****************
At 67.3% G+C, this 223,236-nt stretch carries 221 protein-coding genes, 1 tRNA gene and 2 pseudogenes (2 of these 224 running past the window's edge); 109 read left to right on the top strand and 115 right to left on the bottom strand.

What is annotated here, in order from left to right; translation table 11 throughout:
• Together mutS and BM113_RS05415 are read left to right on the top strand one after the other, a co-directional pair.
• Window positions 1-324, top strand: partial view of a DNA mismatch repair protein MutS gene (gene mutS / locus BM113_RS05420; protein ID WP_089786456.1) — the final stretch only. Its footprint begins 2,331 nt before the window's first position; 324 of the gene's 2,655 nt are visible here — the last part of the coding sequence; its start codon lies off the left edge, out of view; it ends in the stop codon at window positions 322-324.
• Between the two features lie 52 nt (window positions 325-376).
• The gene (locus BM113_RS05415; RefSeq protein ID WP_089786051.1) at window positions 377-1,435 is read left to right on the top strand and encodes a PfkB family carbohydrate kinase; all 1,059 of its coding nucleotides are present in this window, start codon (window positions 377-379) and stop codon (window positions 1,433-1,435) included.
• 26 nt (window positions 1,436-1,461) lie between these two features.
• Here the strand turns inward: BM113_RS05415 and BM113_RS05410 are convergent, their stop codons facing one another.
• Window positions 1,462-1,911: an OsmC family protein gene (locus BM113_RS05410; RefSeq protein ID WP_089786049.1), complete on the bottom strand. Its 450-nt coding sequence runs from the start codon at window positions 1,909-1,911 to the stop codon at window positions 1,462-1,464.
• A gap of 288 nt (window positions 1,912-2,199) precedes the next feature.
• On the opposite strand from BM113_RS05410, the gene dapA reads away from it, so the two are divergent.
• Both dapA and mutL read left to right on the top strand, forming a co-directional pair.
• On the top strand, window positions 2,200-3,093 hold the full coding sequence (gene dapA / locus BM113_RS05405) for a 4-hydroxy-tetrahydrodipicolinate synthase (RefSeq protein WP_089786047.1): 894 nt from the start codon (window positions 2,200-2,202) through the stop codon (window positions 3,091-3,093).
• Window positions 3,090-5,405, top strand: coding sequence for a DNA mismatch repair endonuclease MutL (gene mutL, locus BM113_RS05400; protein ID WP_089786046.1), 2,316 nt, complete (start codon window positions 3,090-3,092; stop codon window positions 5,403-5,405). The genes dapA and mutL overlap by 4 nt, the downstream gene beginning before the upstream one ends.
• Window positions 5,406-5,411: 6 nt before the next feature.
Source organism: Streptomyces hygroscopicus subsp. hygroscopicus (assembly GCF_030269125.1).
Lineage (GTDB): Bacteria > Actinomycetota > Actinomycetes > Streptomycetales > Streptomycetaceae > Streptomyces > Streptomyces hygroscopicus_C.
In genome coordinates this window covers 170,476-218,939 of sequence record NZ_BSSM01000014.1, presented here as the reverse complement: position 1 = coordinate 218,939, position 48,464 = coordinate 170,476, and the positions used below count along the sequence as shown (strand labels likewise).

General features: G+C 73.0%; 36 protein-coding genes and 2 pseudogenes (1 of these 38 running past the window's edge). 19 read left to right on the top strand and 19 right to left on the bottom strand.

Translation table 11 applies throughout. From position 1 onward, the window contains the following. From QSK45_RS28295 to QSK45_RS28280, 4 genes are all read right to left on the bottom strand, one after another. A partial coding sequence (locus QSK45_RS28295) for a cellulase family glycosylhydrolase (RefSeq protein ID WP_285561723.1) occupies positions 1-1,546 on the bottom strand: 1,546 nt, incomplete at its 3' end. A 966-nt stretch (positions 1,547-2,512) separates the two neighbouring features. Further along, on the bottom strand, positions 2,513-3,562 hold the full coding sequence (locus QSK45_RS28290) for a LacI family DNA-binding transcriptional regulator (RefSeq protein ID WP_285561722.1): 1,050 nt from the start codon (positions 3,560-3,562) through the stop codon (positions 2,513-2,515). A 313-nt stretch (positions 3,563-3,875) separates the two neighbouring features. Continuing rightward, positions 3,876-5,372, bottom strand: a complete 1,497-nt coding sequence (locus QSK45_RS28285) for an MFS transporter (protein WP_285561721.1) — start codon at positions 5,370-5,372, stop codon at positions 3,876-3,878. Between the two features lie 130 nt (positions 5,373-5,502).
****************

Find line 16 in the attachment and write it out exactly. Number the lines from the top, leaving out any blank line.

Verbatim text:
Source organism: Streptomyces hygroscopicus subsp. hygroscopicus (assembly GCF_030269125.1).